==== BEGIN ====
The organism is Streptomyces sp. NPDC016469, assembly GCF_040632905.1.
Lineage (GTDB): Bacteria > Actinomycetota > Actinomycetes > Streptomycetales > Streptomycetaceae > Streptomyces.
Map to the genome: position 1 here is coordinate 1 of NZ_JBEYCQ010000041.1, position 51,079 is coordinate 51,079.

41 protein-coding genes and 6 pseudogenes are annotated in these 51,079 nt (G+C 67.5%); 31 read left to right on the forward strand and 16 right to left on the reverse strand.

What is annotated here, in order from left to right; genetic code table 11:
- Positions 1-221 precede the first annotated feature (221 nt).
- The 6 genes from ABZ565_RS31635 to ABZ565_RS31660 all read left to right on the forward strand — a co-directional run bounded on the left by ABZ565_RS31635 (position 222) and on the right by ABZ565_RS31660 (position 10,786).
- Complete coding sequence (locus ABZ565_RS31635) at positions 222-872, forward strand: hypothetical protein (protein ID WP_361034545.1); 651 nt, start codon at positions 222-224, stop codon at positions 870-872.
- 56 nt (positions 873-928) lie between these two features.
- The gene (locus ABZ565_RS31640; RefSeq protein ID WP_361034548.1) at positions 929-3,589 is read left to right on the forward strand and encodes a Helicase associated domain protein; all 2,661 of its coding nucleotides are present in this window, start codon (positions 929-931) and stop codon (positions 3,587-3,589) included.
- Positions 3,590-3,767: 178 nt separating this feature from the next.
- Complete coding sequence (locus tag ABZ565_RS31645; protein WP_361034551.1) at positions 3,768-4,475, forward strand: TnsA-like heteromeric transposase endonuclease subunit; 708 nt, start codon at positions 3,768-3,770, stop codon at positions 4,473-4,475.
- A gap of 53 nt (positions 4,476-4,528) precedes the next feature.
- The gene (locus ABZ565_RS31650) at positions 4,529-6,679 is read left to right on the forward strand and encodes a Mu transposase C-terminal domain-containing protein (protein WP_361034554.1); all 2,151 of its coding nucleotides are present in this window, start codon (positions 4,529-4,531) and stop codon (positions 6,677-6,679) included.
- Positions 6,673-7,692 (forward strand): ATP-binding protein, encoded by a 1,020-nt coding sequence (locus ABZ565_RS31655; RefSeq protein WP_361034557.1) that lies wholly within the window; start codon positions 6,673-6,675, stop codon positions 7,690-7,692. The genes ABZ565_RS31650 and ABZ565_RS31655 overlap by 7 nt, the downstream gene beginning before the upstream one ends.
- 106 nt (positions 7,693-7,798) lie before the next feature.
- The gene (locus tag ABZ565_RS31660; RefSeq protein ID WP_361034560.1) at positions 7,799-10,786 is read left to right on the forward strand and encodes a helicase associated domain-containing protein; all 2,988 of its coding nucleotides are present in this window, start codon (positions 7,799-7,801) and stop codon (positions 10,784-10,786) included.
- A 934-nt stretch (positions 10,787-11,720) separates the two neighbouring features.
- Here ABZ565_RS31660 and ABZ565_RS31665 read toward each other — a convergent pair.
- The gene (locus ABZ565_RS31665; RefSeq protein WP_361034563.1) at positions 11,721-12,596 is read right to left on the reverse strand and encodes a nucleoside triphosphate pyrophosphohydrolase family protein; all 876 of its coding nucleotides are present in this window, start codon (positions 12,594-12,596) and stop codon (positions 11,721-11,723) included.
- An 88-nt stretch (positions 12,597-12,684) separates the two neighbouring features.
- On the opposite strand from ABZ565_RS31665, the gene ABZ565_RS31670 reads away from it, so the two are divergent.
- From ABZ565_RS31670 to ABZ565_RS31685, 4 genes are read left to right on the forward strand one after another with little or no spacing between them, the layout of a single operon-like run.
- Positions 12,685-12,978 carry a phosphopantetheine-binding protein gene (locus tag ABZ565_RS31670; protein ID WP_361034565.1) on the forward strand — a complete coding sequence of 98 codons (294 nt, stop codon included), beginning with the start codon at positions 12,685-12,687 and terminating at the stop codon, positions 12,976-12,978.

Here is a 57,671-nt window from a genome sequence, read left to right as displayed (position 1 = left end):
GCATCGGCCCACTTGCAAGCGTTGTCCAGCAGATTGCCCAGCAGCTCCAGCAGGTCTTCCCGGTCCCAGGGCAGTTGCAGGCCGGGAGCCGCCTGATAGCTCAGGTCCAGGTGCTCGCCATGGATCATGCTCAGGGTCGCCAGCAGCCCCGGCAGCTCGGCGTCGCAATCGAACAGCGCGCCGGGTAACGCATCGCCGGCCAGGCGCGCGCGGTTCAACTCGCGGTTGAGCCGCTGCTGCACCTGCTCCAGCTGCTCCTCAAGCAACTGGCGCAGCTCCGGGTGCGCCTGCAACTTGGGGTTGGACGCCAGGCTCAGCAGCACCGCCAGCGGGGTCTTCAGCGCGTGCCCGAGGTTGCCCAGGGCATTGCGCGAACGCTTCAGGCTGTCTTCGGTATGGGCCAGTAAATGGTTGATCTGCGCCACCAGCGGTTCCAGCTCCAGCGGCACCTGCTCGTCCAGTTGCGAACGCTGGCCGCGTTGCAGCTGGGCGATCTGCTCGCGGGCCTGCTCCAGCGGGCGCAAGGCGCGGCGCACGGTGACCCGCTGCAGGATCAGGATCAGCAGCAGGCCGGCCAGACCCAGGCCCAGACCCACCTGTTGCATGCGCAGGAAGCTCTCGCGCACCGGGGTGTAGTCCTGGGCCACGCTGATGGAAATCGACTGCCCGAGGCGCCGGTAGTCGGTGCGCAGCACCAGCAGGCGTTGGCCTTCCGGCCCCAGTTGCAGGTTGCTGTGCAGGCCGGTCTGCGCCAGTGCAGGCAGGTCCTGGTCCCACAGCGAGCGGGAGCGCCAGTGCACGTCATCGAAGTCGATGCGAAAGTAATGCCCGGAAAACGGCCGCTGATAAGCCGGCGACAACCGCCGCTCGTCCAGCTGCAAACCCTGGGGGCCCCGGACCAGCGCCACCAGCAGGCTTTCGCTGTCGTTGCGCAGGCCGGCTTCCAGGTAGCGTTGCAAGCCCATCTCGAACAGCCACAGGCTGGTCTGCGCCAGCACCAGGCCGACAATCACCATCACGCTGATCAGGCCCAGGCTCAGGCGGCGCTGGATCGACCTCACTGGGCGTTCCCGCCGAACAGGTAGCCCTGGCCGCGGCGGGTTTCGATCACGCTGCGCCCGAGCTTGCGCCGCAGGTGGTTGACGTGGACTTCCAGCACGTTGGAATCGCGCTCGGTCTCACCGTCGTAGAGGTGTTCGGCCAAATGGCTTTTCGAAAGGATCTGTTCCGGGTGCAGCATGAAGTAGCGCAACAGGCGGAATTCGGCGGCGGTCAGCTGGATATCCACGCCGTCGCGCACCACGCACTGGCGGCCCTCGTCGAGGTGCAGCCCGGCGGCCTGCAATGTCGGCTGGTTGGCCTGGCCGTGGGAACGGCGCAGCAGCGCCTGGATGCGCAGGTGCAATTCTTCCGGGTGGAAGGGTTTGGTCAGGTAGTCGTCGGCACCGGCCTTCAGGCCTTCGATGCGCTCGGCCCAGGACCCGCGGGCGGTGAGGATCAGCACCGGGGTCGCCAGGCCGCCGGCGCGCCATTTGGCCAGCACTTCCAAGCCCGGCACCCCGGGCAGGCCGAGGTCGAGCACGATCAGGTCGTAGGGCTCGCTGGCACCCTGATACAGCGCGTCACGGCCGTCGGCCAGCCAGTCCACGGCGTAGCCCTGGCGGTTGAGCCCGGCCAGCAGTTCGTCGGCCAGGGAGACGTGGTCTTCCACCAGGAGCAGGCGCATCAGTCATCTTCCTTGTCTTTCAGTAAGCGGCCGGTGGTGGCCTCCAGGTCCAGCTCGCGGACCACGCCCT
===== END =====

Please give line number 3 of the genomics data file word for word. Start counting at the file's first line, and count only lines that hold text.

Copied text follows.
Map to the genome: position 1 here is coordinate 1 of NZ_JBEYCQ010000041.1, position 51,079 is coordinate 51,079.